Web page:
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How to Build Up Your Credit Score So You Can Build Out Your Life Thumbnail

How to Build Up Your Credit Score So You Can Build Out Your Life

Leisl L. Langevin, CFP®, CDFA®
Senior Vice President & Financial Advisor 

As a financial advisor, I work with many people in their thirties and forties who are in the “accumulating” phase of life – the time when they’re building their careers, buying a home, building a life for themselves and their young families, and beginning to build up wealth for long-term life goals as well. There’s a lot that goes into creating a solid financial strategy to help achieve all of that, but there’s one thing that can stop those plans at square one: a bad credit score.

It's difficult to imagine functioning in today's world without credit. Whether buying a car or purchasing a home, credit has become an integral part of our everyday lives. Your credit score can even play a role in applying for a job or renting a home. Put all those factors together and it’s easy to see why it’s so important to know how to maintain a positive credit score and credit history.

Whether your credit is pretty good or not so great, taking steps to improve it can help you to reach your financial and life goals much more quickly. Here’s how you can build up your credit as a first step in creating a strong financial plan to build out your life.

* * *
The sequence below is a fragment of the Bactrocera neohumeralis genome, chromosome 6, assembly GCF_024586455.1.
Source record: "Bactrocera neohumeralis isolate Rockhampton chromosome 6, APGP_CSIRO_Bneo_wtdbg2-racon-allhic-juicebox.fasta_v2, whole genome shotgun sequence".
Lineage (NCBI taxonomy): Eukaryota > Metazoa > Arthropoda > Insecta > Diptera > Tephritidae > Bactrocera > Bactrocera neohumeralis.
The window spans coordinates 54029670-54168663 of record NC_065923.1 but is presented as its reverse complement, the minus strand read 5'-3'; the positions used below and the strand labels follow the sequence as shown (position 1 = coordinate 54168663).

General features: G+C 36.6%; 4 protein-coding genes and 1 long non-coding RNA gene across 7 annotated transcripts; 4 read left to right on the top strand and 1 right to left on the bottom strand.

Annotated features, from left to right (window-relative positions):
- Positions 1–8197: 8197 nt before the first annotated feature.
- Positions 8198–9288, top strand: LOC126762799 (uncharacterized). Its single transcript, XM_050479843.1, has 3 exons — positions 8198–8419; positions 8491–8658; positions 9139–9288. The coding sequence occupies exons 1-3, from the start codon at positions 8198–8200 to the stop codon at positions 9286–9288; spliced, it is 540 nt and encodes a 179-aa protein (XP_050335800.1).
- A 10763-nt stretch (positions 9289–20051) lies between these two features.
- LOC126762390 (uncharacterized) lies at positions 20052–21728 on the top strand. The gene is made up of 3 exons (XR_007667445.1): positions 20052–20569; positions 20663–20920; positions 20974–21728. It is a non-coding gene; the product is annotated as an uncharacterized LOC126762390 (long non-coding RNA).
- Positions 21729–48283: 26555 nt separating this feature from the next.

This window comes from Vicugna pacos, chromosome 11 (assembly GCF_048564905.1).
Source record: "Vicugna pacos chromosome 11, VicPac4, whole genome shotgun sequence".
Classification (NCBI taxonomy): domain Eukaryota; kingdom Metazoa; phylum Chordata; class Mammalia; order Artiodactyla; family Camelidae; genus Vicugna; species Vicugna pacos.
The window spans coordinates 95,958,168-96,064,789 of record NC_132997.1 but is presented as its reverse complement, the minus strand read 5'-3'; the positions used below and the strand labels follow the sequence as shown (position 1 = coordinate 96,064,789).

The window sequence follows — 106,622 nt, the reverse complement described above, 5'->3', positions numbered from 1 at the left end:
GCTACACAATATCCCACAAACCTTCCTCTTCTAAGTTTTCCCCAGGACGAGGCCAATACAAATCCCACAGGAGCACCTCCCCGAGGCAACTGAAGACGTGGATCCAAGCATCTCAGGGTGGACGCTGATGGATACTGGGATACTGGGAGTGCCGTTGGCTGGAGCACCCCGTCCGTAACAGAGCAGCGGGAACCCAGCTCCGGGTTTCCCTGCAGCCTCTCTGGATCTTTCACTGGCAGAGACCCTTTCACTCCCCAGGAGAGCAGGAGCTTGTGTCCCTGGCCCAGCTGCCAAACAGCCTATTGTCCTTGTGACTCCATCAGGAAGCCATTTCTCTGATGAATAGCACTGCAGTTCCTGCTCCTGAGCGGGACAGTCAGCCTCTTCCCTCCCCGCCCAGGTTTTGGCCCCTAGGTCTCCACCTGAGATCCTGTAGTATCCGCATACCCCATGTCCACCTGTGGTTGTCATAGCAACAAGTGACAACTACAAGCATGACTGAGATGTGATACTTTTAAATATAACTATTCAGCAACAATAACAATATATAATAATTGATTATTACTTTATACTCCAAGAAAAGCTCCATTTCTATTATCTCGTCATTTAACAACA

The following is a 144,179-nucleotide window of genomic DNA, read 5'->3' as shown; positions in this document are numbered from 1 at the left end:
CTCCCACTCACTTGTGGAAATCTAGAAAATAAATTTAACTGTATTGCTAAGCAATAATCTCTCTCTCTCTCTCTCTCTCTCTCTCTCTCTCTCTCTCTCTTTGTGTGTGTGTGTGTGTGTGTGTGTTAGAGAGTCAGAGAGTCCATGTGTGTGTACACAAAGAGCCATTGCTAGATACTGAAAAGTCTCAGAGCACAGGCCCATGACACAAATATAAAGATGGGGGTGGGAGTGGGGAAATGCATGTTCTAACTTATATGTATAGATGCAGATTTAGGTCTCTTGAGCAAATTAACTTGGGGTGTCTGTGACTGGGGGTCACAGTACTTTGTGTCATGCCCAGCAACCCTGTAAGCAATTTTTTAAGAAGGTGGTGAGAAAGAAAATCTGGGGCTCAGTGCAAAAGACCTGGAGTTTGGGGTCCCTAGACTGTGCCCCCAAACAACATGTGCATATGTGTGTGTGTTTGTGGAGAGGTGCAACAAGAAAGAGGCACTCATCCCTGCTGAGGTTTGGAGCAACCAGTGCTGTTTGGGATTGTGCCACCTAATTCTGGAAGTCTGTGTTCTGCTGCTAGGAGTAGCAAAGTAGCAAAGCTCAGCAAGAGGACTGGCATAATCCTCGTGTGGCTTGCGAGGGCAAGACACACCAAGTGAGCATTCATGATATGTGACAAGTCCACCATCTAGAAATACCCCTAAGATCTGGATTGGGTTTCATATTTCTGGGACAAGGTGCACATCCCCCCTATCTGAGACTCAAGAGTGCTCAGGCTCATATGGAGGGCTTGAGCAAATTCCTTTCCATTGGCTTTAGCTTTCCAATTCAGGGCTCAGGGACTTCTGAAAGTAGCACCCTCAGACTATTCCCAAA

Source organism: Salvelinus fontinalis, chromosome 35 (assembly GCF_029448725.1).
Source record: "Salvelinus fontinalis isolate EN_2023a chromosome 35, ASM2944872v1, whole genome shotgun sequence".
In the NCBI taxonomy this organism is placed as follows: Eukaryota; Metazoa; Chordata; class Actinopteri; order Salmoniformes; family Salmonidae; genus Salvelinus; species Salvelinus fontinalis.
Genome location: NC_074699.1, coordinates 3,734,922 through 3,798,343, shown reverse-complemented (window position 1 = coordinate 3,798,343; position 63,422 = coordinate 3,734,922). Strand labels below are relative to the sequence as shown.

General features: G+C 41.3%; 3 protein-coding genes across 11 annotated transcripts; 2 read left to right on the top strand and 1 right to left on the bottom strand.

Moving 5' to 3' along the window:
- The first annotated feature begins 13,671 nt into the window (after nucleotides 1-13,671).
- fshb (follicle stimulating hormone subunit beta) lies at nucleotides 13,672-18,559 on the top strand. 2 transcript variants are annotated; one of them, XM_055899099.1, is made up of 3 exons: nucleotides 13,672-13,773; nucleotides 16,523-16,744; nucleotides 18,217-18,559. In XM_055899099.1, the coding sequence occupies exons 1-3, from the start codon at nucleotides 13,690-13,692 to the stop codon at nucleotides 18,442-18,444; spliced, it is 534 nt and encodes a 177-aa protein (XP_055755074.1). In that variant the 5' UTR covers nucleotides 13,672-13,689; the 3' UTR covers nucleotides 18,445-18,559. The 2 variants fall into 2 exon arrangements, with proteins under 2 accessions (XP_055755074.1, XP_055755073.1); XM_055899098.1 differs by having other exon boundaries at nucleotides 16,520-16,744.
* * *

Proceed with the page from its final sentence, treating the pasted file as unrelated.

Understanding Your Credit Score

Your credit score, often called your FICO score, represents to a lender how likely you are to pay your bills on time. It may determine whether you can get a loan, a job, an apartment, or insurance. A low score may prevent you from obtaining the lowest borrowing rates or the best loan terms.

Your credit score is based on information provided by your creditors to the three credit reporting agencies: Equifax, Experian, and TransUnion. Because each agency may have different information about you, your score may differ slightly among the three.

What affects your credit score? Although judgments, liens, and bankruptcies can have a damaging effect on your score, it is the little things that count. In fact, 65 percent of your FICO score is based on two key factors: your payment history and the amount of debt you carry versus the amount available to you (i.e., your credit card limits). Also important are your length of credit history, how much new credit you have applied for, and your mix among credit types. For more detailed information, visit www.myfico.com/crediteducation.

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Tip #1: Get your score. Although you can get a free credit report once every 12 months through www.annualcreditreport.com, the report does not include your score. You get a free score only if you have been denied credit or insurance. Many lenders will provide your score upon request, after your application has been approved. If you want to know your score before applying, you can pay a small fee to one of the credit reporting agencies or go to www.myfico.com. Offers for free scores are usually tied to monthly credit monitoring services.